In Skinner's view, human dignity consists of behaviors that cultivate the positive reinforcement of praise or credit from others for behaving well, or as others want them to behave. By contrast, most ethicists agree that human dignity involves conscious self-awareness, self-control, and rational persuasion. They abhor manipulative techniques that bypass these qualities, and they approve of educative and persuasive techniques that develop and appeal to them.

Escaping aversive stimuli and cultivating social credit have their proper place, but most moral philosophers would balk at Skinner's behavioral reduction of freedom and dignity to solicitous activity. Behavioral freedom means little without inner personal autonomy, and human dignity, however difficult to define, is something that persons constantly have as conscious persons; and it makes all people equals. Dignity is not just something that people possess during those rare moments when others credit them for behaving as they see fit.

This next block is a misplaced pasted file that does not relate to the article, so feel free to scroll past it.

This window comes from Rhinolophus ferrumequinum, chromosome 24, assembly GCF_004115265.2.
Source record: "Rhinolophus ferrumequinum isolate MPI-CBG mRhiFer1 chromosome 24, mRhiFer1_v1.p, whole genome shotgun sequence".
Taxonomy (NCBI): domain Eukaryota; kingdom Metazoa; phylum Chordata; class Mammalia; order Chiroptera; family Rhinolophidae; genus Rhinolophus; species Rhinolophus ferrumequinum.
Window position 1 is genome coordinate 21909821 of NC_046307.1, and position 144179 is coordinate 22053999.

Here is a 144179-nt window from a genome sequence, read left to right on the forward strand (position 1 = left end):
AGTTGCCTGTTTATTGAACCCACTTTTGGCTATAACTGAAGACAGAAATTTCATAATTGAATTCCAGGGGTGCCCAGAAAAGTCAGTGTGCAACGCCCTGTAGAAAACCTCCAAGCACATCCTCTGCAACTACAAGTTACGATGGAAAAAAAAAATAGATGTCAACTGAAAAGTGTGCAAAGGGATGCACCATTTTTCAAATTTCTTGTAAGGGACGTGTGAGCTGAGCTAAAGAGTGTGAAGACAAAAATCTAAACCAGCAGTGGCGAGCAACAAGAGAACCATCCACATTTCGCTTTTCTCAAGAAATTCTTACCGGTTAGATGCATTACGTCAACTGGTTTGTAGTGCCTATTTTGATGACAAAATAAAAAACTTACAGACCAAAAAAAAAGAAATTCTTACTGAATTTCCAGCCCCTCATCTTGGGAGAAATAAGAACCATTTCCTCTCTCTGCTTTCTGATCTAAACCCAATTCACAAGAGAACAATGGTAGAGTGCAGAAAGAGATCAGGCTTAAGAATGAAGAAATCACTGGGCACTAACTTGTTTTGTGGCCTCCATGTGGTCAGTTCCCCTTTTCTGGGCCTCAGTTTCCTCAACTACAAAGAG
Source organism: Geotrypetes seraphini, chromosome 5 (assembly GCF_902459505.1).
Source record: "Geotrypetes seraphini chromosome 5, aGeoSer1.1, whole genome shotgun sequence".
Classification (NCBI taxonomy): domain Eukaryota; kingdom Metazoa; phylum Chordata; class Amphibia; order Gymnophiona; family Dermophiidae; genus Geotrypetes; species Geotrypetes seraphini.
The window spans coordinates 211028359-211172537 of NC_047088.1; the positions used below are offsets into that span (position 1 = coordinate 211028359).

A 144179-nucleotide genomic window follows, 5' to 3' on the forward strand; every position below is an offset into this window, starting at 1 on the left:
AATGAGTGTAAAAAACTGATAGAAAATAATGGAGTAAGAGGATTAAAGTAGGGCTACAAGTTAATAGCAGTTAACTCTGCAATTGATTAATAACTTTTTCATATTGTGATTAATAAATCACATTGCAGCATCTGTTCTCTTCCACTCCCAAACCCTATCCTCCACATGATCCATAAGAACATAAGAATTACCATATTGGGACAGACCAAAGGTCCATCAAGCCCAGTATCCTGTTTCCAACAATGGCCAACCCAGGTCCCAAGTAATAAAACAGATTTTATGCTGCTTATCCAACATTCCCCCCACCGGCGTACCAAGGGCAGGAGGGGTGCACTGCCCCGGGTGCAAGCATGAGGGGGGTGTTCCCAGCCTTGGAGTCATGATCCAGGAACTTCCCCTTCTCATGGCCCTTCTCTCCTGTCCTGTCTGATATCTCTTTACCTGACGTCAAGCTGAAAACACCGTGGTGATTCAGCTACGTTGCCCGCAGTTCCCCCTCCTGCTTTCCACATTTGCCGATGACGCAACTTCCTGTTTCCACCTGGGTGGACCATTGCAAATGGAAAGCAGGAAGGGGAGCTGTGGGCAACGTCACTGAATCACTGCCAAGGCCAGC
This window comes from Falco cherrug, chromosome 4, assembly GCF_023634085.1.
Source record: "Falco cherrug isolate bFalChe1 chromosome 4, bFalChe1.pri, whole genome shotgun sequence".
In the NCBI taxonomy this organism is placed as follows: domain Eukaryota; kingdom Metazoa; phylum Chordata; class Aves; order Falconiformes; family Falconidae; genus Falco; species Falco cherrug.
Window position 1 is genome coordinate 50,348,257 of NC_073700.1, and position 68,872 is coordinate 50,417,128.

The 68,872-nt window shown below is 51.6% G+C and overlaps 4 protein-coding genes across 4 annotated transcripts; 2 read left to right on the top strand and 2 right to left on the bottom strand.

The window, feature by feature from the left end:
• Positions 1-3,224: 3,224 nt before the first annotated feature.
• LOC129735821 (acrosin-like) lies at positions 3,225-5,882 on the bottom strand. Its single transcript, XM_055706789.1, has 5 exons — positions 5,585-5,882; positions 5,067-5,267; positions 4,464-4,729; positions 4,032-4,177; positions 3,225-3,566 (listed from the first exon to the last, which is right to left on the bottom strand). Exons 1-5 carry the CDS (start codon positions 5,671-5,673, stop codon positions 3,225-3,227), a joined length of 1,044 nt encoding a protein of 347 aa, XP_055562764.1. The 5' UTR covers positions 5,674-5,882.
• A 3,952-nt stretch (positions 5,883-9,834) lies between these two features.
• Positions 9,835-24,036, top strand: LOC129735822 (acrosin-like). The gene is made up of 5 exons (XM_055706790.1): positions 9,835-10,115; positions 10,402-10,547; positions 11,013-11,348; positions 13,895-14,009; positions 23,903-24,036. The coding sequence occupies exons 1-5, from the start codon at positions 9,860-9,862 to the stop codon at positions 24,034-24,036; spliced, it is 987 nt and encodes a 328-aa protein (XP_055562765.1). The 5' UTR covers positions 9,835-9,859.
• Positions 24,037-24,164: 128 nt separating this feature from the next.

Thus, behaviorism is incompatible with the ideal of informed voluntary consent as it functions in applied bioethics, as well as with many fundamental principles of ethics. In sum, it seems that one must give up either behaviorism or ethics and bioethics.

REM B. EDWARDS (1 995) REVISED BY AUTHOR

SEE ALSO: Autonomy; Behavior Modification Therapies; Coercion; Freedom and Free Will; Human Nature; Informed Consent; Mental Health Therapies; Mental Illness; Neuroethics; Patients' Rights: Mental Patients' Rights; Psychiatry, Abuses of; Psychoanalysis and Dynamic Therapies; and other Behaviorism subentries